1000-grain weight: Combined analysis of variance revealed significant differences (P≤0.01) among genotypes, environments and their interactions. The GEI explained maximum variation of 41.1% of total sum of squares, which is four times larger than both genotypes (8.8%) and environment (2.2%) (Table 3). Mean over nine environments, 1000-grain weight ranged from 33.4 to 44.3 g with a mean value of 38.3 g (Table 4).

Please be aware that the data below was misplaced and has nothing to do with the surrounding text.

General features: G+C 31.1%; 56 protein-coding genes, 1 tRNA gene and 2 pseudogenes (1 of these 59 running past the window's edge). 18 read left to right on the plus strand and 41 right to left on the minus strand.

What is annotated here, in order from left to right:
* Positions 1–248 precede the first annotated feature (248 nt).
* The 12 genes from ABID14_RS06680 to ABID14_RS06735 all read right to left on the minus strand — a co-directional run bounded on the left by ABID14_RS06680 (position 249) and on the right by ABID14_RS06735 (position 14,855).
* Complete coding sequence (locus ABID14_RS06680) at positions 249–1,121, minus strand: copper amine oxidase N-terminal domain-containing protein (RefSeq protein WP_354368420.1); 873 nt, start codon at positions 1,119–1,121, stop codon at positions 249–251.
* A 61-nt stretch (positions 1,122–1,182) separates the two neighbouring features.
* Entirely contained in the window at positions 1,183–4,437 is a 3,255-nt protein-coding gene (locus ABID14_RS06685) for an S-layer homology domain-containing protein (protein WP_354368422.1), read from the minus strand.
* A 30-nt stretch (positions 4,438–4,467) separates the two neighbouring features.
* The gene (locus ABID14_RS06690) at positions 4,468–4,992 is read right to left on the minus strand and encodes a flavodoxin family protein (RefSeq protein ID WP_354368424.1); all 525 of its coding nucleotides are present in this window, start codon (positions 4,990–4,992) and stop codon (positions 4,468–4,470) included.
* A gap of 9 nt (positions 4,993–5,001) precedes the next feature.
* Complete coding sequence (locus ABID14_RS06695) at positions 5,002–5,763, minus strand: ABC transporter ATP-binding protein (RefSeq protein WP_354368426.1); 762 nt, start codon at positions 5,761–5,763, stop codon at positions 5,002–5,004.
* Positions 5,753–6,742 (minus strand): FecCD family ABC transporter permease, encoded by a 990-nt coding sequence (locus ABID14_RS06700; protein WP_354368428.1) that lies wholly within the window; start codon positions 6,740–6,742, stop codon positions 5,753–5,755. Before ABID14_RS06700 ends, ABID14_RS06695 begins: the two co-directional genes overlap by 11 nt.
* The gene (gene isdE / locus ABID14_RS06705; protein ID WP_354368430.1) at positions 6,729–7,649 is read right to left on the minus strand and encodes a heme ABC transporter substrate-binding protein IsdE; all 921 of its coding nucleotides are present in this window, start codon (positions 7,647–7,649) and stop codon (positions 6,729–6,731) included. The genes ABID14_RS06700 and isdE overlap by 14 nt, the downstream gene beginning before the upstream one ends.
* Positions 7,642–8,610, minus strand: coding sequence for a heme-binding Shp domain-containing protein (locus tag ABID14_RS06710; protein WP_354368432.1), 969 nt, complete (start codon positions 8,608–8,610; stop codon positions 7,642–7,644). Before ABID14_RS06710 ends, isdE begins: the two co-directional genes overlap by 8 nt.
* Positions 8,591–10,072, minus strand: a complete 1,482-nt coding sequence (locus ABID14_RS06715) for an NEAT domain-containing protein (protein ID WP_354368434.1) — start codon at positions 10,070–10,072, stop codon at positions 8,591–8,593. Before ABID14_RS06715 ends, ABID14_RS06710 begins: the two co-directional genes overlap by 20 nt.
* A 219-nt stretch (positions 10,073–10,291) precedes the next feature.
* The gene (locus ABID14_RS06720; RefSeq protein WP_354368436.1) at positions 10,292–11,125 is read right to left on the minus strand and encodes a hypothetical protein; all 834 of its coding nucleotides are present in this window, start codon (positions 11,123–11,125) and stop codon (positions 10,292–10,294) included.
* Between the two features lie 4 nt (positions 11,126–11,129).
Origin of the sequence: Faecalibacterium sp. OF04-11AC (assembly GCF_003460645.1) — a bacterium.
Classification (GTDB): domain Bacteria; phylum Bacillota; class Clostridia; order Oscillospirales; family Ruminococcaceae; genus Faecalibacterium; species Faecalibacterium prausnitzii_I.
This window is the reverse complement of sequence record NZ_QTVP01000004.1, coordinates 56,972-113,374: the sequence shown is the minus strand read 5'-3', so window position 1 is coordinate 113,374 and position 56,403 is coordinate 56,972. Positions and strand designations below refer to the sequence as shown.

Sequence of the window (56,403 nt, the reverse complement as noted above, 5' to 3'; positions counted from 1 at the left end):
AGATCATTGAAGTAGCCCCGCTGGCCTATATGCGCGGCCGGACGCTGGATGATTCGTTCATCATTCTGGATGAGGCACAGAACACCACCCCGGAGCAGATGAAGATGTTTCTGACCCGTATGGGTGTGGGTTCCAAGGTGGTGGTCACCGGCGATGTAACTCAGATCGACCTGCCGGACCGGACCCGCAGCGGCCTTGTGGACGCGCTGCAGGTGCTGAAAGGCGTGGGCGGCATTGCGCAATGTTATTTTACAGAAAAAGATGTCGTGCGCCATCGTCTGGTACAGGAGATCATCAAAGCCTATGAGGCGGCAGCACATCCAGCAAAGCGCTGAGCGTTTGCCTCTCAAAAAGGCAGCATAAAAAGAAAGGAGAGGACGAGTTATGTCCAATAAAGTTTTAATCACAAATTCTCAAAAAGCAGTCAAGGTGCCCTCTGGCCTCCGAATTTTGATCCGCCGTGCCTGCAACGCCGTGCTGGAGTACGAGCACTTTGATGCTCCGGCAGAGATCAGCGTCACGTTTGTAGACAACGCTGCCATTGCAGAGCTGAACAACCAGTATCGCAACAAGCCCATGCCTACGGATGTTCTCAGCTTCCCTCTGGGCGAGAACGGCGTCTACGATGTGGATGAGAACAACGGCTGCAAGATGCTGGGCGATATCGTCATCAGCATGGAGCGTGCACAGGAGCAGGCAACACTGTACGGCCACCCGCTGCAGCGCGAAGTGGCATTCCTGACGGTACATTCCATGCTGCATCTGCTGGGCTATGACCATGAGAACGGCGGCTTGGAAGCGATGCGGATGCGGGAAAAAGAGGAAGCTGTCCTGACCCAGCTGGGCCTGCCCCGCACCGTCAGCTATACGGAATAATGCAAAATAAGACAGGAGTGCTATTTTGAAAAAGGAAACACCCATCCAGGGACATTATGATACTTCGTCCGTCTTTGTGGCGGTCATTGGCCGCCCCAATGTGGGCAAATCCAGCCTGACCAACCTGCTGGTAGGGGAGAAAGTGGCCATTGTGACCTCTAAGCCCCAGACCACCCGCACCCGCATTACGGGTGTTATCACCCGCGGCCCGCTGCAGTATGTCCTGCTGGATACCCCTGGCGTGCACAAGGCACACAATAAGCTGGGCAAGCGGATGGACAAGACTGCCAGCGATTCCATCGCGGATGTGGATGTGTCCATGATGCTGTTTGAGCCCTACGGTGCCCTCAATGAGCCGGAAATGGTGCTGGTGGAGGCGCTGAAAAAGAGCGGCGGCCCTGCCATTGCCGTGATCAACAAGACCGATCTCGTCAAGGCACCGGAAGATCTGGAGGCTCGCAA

Maximum 1000-grain weight was noted for G-72 (44.3 g), followed by G-36 and G-37, whereas minimum value was recorded for genotype G-55 (33.4 g). Among environments, 1000-grain weight ranged from 29.1 to 51.9 g in E-01; 27.1 to 50.2 g in E-02; 25.1 to 65.9 g in E-03; 27.6 to 55.7 g in E-04; 28.0 to 56.0 g in E-05; 27.3 to 51.4 g in E-06; 41.1 to 49.8 g in E-07; 27.6 to 51.1 g in E-08 and 32.9 to 50.5 g in E-09. Maximum 1000-grain weight was recorded for G-36 in E-01, G-08 in E-02 G-40 in E-03, G-14 in E-04, G-79 in E-05, G-46 in E-06, G-36 in E-07, G-37 in E-08 and G-37 in E-09. For 1000-grain weight, E-03 (39.9 g) and E-05 (37.2 g) were declared as highly productive and least productive environments, respectively (Figure 3).